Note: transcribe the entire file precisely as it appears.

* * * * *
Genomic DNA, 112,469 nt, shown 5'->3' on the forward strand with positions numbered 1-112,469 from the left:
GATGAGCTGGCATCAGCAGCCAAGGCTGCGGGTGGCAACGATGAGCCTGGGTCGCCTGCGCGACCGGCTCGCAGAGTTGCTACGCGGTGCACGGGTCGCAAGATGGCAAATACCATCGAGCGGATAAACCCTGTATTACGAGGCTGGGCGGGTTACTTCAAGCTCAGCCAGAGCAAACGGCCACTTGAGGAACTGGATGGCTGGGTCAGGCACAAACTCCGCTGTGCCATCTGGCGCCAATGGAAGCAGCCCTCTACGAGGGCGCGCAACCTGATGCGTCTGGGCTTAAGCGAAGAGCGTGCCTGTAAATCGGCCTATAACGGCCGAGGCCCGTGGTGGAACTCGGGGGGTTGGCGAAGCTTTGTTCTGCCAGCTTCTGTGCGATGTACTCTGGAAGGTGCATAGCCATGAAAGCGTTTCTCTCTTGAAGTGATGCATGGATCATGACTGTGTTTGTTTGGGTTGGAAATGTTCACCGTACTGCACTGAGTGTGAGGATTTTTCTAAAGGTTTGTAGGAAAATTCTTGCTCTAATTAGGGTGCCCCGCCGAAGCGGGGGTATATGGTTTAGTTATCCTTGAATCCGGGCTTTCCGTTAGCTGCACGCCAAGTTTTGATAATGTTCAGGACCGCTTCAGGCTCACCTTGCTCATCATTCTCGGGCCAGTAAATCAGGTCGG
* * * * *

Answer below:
Genomic DNA, 112,469 nt, shown 5'->3' on the forward strand with positions numbered 1-112,469 from the left:
GATGAGCTGGCATCAGCAGCCAAGGCTGCGGGTGGCAACGATGAGCCTGGGTCGCCTGCGCGACCGGCTCGCAGAGTTGCTACGCGGTGCACGGGTCGCAAGATGGCAAATACCATCGAGCGGATAAACCCTGTATTACGAGGCTGGGCGGGTTACTTCAAGCTCAGCCAGAGCAAACGGCCACTTGAGGAACTGGATGGCTGGGTCAGGCACAAACTCCGCTGTGCCATCTGGCGCCAATGGAAGCAGCCCTCTACGAGGGCGCGCAACCTGATGCGTCTGGGCTTAAGCGAAGAGCGTGCCTGTAAATCGGCCTATAACGGCCGAGGCCCGTGGTGGAACTCGGGGGGTTGGCGAAGCTTTGTTCTGCCAGCTTCTGTGCGATGTACTCTGGAAGGTGCATAGCCATGAAAGCGTTTCTCTCTTGAAGTGATGCATGGATCATGACTGTGTTTGTTTGGGTTGGAAATGTTCACCGTACTGCACTGAGTGTGAGGATTTTTCTAAAGGTTTGTAGGAAAATTCTTGCTCTAATTAGGGTGCCCCGCCGAAGCGGGGGTATATGGTTTAGTTATCCTTGAATCCGGGCTTTCCGTTAGCTGCACGCCAAGTTTTGATAATGTTCAGGACCGCTTCAGGCTCACCTTGCTCATCATTCTCGGGCCAGTAAATCAGGTCGG